The main protagonist of the documentary film debut by Sławomir Batyra is the Grand Theatre in Warsaw. We watch it from a totally different perspective than the one of the "ordinary" viewers, we look behind the scenes of the preparations for the performance of "Madame Butterfly," directed by Mariusz Treliński. Our guides in this unusual journey are the people connected with this place (technical staff, members of the orchestra, opera singers). Each of them appears at least for a moment, some of them for a longer time, such as the stage manager, some of them for a shorter time. Each of them is an integral part of the great organism.

In his film, Batyra treats the theatre as a macrocosm, a separate planet, consisting of innumerable elements, bigger and smaller details. The first scene is preceded by a quote from one of the most well-known autos by Calderon de la Barca, "The Great Theater of the World": This earthly ball / Let unfold, for there of all / That is done, the scene must be. Later, the largest opera hall in the world is revealed to us. We approach it without unnecessary haste, step by step, corridor after corridor, room after room. Our movement is accompanied by a blaze of diverse sounds and images. The film by Batyra is a documentary symphony, which has its own unique rhythm.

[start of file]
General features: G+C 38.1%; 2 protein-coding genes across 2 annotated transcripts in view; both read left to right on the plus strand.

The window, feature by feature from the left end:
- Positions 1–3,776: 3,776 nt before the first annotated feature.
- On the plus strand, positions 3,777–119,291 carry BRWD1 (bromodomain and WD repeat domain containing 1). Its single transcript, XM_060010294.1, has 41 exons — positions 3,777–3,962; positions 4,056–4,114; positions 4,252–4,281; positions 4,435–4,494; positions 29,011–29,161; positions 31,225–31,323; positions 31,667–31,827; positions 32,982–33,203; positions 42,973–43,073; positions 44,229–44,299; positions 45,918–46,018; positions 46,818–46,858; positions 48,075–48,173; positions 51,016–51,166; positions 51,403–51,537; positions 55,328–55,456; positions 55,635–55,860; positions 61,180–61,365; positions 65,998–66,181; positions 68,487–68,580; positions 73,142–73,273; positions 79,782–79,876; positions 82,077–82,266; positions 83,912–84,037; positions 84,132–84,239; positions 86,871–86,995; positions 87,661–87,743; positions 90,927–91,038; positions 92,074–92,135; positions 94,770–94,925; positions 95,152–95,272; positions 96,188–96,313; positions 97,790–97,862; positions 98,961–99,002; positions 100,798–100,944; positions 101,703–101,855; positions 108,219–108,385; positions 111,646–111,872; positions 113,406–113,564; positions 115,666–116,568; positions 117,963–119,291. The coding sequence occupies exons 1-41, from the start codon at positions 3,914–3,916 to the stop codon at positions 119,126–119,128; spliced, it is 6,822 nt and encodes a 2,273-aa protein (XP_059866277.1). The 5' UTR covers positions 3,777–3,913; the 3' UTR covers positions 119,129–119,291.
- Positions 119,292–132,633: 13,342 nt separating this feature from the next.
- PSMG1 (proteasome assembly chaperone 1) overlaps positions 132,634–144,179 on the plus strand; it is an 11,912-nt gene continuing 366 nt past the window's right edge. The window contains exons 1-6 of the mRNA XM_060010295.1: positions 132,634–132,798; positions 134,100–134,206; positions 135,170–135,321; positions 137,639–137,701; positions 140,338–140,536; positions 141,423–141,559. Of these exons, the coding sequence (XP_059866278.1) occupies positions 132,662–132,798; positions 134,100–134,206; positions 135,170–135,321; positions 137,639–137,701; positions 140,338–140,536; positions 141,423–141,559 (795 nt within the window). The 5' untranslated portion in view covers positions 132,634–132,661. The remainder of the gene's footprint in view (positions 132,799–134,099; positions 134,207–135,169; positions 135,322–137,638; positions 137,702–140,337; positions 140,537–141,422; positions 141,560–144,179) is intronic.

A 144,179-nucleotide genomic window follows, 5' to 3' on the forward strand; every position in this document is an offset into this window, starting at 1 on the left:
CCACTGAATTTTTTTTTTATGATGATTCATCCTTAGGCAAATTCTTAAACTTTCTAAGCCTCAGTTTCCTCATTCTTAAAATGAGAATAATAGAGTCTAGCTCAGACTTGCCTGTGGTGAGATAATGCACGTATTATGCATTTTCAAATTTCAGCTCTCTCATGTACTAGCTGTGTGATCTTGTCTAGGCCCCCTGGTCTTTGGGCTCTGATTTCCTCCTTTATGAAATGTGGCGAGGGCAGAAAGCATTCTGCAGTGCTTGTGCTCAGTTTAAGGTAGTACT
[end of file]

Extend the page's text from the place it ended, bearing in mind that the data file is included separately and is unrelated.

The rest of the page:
Real art is born before our very eyes: the stage design is being assembled, costumes are being sewn, large ramps are being set in motion. Tearing off the curtain and showing what happens behind the scenes does not, however, mean breaking the magic of theatre. The world, presented by Batyra, is no less interesting or fascinating than the one on the stage.    

"The Great Theatre" is a cinematic mosaic. Watching it, we have the impression that we commune with a finished work of art, incredibly well-thought-out and full of specific kind of drama, captured by an extremely watchful eye.

Daniel Stopa